Dr Sophia Taylor from Nottingham University Business School said they have seen an increase in applications for the school’s MSc in Finance and Investment.

                A new master in banking and finance has “had very healthy recruitment”, Dr Sophia added. She envisages students going into investment banking or consultancy roles.

                Imperial, who expect to take 80 students into a new wealth management course next year, have seen a “phenomenal demand” in applications, said Prof James.

                As investment banks have faced reputational challenges, a feast of opportunities has risen in other areas, such as hedge funds and private equity.

                Dirk Holshausen from CDC Group, a leading private equity firm which specializes in emerging markets, said its “teams are growing”. The firm, whose portfolio of investments is valued at £2.25 billion, recently returned to direct investing, while maintaining its fund of funds capability.

                “Many of my colleagues have MBAs from top business schools around the world, and cover roles ranging from microfinance to direct debt and equity investing, to managing our fund of funds team,” added Dirk.

                The need to adapt to changing times has helped these specialist courses gain traction with students – and recruiters. Dr Sophia said that 86% of last year’s class, who were looking for jobs, were employed within three months of graduating.

                Asset management is a big area for master of finance graduates, too, agrees Prof James. “We look at hedge funds, bonds, private equity strategy and as well as looking at the big asset allocation questions.”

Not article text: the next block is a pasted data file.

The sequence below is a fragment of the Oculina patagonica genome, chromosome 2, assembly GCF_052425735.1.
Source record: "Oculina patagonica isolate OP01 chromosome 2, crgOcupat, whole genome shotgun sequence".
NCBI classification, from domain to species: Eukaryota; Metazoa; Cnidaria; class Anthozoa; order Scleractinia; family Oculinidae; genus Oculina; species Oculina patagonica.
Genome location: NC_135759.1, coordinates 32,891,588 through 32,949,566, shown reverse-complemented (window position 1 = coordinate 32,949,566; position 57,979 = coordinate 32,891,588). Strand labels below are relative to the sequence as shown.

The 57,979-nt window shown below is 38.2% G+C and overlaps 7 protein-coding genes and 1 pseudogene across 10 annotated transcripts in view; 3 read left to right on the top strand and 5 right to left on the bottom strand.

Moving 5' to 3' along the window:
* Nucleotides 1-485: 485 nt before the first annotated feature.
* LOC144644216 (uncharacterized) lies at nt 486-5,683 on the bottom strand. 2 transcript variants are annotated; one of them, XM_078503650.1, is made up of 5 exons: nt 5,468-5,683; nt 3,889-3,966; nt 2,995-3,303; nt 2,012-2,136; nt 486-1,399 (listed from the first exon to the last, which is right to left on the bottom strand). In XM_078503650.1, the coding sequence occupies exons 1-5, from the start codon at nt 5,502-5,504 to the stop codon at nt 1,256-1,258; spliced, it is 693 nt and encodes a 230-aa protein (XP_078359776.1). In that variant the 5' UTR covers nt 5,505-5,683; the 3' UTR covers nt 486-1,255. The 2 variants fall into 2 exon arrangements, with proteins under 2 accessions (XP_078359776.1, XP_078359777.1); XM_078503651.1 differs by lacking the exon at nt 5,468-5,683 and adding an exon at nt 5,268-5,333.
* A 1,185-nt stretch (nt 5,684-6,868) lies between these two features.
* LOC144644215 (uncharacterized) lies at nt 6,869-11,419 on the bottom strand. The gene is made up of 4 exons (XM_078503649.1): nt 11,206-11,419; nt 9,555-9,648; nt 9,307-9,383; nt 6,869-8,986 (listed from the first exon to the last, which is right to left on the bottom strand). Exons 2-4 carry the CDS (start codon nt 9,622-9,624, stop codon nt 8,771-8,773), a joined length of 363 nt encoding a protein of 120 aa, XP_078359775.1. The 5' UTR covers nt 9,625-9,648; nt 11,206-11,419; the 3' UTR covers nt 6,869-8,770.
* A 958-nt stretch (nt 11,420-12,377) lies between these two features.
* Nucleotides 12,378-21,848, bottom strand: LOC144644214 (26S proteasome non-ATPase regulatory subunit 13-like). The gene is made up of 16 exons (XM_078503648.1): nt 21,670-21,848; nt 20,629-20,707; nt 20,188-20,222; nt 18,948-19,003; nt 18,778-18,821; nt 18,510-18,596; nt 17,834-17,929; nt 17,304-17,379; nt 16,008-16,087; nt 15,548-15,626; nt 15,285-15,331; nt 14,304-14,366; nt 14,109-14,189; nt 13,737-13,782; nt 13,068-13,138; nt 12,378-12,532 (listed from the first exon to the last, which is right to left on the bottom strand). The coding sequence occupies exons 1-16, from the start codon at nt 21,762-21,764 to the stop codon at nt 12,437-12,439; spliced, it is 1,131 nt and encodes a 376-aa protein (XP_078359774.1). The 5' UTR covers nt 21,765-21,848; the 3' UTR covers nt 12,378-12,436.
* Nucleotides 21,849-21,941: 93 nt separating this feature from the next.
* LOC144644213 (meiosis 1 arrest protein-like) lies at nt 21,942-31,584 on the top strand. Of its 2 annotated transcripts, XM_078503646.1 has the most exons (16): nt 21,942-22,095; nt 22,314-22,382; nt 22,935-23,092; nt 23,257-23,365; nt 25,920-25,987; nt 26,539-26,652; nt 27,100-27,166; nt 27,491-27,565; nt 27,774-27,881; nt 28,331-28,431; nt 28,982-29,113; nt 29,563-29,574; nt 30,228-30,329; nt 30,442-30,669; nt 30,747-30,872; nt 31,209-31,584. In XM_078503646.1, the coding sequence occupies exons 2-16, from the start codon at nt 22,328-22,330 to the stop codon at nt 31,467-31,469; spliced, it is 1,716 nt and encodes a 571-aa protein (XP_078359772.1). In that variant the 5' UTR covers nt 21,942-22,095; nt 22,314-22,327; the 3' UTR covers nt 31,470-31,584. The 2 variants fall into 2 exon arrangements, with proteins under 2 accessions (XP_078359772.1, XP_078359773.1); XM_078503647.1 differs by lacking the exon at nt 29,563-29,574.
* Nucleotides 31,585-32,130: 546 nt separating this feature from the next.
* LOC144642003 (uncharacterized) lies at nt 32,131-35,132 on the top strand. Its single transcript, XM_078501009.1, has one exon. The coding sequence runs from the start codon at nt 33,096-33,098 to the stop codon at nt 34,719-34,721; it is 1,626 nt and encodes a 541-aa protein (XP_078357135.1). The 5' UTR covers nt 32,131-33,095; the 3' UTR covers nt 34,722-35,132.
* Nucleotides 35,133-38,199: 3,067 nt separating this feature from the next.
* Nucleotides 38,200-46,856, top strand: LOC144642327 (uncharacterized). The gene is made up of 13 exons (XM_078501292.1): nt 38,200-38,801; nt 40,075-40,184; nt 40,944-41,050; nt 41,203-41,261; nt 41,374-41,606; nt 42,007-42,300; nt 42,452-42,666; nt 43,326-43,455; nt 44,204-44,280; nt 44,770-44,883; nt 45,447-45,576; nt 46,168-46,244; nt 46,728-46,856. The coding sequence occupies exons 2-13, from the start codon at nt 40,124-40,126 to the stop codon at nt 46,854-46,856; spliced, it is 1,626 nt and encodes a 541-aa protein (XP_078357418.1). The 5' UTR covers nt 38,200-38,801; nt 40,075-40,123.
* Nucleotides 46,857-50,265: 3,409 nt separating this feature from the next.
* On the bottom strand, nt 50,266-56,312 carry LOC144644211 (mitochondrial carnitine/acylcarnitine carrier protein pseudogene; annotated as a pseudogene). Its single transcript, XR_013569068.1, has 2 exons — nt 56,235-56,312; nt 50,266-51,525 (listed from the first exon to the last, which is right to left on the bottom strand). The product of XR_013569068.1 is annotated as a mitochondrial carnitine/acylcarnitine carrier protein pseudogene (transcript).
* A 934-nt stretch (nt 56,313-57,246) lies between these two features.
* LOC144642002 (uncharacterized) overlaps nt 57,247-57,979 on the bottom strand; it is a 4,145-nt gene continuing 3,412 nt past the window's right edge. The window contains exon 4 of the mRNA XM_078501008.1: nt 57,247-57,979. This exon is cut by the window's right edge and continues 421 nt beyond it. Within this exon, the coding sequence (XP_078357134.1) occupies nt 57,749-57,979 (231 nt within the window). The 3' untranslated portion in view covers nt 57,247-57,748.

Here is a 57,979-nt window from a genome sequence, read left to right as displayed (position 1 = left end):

But he added that money management is getting more competitive.

                With so many specialist courses being launched, students are now spoilt for choice. There are also opportunities to take advantage of distance-based learning, which has received rave reviews from most schools. US-based Northeastern University’s Online Master of Science in Finance, and Georgetown University's online MS in Finance program, are considered among the best.

                Prospective students are also turning to other professional examinations, such as those which lead to a qualification as a charter financial analyst.

                But the CFA Institute, which administers the exams, said registrations fell slightly last year to about 210,000 – although are up from about 170,000 at the height of the crisis in 2008.

                Dr Sophia said many of Nottingham’s pre-experience master’s students go on to complete CFA exams. “That gives students an additional grounding. Students are always attracted [to CFA exams],” she added.

                Some European schools are in a jubilant mood. This week, new Financial Times rankings revealed that master of finance programs delivered in Europe are considered better quality than those across the Atlantic.

                HEC Paris, of France, topped the pre-experience list. Oxford’s Said Business School is the highest-ranked UK institution, while MIT: Sloan tops the US set.

                Professor Martin Binks, Dean of Nottingham University Business School, which is in the top-50, said that rankings become more competitive every year.

                Jacques Olivier, director of HEC Paris’ MSc in International Finance, said the program is also becoming more diverse – 80% of its student body is from outside of France.

                More than a third of the 4,000 pre-experience graduates surveyed by the FT said they also had one or more professional qualification.

                For those in today’s finance industry, then, there is a wealth of choice available when it comes to qualifications.